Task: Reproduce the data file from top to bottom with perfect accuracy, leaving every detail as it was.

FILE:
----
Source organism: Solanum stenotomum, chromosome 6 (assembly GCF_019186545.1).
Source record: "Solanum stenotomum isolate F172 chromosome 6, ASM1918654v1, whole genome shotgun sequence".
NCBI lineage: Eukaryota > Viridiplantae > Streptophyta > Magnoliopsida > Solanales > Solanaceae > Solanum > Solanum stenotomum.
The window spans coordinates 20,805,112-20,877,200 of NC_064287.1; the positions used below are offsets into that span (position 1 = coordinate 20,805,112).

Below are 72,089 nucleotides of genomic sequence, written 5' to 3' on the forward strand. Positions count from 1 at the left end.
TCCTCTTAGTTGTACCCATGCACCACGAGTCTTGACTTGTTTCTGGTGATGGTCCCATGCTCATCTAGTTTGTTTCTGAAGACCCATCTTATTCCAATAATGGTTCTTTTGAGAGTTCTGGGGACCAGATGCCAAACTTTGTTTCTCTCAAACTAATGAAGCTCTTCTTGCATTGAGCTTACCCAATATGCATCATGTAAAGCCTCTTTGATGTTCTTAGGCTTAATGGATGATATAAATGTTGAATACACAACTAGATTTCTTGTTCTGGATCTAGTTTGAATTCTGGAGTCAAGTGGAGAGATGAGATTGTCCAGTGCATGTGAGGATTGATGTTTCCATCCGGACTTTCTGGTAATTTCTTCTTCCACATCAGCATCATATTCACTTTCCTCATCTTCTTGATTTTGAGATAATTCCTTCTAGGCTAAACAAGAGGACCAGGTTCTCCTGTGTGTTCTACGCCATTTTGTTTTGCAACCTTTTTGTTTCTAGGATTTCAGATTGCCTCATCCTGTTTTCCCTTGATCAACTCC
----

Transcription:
Source organism: Solanum stenotomum, chromosome 6 (assembly GCF_019186545.1).
Source record: "Solanum stenotomum isolate F172 chromosome 6, ASM1918654v1, whole genome shotgun sequence".
NCBI lineage: Eukaryota > Viridiplantae > Streptophyta > Magnoliopsida > Solanales > Solanaceae > Solanum > Solanum stenotomum.
The window spans coordinates 20,805,112-20,877,200 of NC_064287.1; the positions used below are offsets into that span (position 1 = coordinate 20,805,112).

Below are 72,089 nucleotides of genomic sequence, written 5' to 3' on the forward strand. Positions count from 1 at the left end.
TCCTCTTAGTTGTACCCATGCACCACGAGTCTTGACTTGTTTCTGGTGATGGTCCCATGCTCATCTAGTTTGTTTCTGAAGACCCATCTTATTCCAATAATGGTTCTTTTGAGAGTTCTGGGGACCAGATGCCAAACTTTGTTTCTCTCAAACTAATGAAGCTCTTCTTGCATTGAGCTTACCCAATATGCATCATGTAAAGCCTCTTTGATGTTCTTAGGCTTAATGGATGATATAAATGTTGAATACACAACTAGATTTCTTGTTCTGGATCTAGTTTGAATTCTGGAGTCAAGTGGAGAGATGAGATTGTCCAGTGCATGTGAGGATTGATGTTTCCATCCGGACTTTCTGGTAATTTCTTCTTCCACATCAGCATCATATTCACTTTCCTCATCTTCTTGATTTTGAGATAATTCCTTCTAGGCTAAACAAGAGGACCAGGTTCTCCTGTGTGTTCTACGCCATTTTGTTTTGCAACCTTTTTGTTTCTAGGATTTCAGATTGCCTCATCCTGTTTTCCCTTGATCAACTCC